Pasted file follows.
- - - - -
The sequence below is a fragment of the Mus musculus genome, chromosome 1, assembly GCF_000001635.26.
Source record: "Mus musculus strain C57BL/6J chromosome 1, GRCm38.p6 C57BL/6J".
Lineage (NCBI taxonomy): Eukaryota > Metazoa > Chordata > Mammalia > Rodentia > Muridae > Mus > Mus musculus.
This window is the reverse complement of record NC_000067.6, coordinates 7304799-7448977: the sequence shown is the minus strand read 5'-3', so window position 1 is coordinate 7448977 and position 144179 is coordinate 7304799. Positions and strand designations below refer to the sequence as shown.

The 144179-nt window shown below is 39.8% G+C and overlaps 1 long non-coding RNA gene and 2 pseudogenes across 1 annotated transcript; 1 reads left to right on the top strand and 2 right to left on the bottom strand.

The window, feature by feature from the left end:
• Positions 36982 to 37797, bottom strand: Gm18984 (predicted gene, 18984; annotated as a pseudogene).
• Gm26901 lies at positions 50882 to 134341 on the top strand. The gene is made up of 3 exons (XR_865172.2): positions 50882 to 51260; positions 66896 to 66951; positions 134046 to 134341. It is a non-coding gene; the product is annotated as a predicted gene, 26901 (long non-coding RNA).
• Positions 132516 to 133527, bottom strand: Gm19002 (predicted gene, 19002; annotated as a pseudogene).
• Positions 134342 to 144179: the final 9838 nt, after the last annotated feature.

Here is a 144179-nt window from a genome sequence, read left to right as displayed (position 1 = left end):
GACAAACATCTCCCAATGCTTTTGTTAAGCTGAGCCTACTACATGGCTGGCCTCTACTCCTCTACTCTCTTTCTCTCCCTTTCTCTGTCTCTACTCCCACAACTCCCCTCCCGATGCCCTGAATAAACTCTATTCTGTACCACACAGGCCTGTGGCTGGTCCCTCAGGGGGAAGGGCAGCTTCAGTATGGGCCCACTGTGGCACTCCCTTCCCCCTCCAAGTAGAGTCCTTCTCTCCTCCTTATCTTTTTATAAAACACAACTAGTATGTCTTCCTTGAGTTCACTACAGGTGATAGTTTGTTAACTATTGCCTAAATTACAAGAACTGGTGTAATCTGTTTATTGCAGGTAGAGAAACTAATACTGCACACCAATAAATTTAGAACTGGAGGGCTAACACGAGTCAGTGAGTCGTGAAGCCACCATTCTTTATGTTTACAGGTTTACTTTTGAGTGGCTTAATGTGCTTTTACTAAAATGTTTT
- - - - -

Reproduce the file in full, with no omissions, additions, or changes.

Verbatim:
The sequence below is a fragment of the Mus musculus genome, chromosome 1, assembly GCF_000001635.26.
Source record: "Mus musculus strain C57BL/6J chromosome 1, GRCm38.p6 C57BL/6J".
Lineage (NCBI taxonomy): Eukaryota > Metazoa > Chordata > Mammalia > Rodentia > Muridae > Mus > Mus musculus.
This window is the reverse complement of record NC_000067.6, coordinates 7304799-7448977: the sequence shown is the minus strand read 5'-3', so window position 1 is coordinate 7448977 and position 144179 is coordinate 7304799. Positions and strand designations below refer to the sequence as shown.

The 144179-nt window shown below is 39.8% G+C and overlaps 1 long non-coding RNA gene and 2 pseudogenes across 1 annotated transcript; 1 reads left to right on the top strand and 2 right to left on the bottom strand.

The window, feature by feature from the left end:
• Positions 36982 to 37797, bottom strand: Gm18984 (predicted gene, 18984; annotated as a pseudogene).
• Gm26901 lies at positions 50882 to 134341 on the top strand. The gene is made up of 3 exons (XR_865172.2): positions 50882 to 51260; positions 66896 to 66951; positions 134046 to 134341. It is a non-coding gene; the product is annotated as a predicted gene, 26901 (long non-coding RNA).
• Positions 132516 to 133527, bottom strand: Gm19002 (predicted gene, 19002; annotated as a pseudogene).
• Positions 134342 to 144179: the final 9838 nt, after the last annotated feature.

Here is a 144179-nt window from a genome sequence, read left to right as displayed (position 1 = left end):
GACAAACATCTCCCAATGCTTTTGTTAAGCTGAGCCTACTACATGGCTGGCCTCTACTCCTCTACTCTCTTTCTCTCCCTTTCTCTGTCTCTACTCCCACAACTCCCCTCCCGATGCCCTGAATAAACTCTATTCTGTACCACACAGGCCTGTGGCTGGTCCCTCAGGGGGAAGGGCAGCTTCAGTATGGGCCCACTGTGGCACTCCCTTCCCCCTCCAAGTAGAGTCCTTCTCTCCTCCTTATCTTTTTATAAAACACAACTAGTATGTCTTCCTTGAGTTCACTACAGGTGATAGTTTGTTAACTATTGCCTAAATTACAAGAACTGGTGTAATCTGTTTATTGCAGGTAGAGAAACTAATACTGCACACCAATAAATTTAGAACTGGAGGGCTAACACGAGTCAGTGAGTCGTGAAGCCACCATTCTTTATGTTTACAGGTTTACTTTTGAGTGGCTTAATGTGCTTTTACTAAAATGTTTT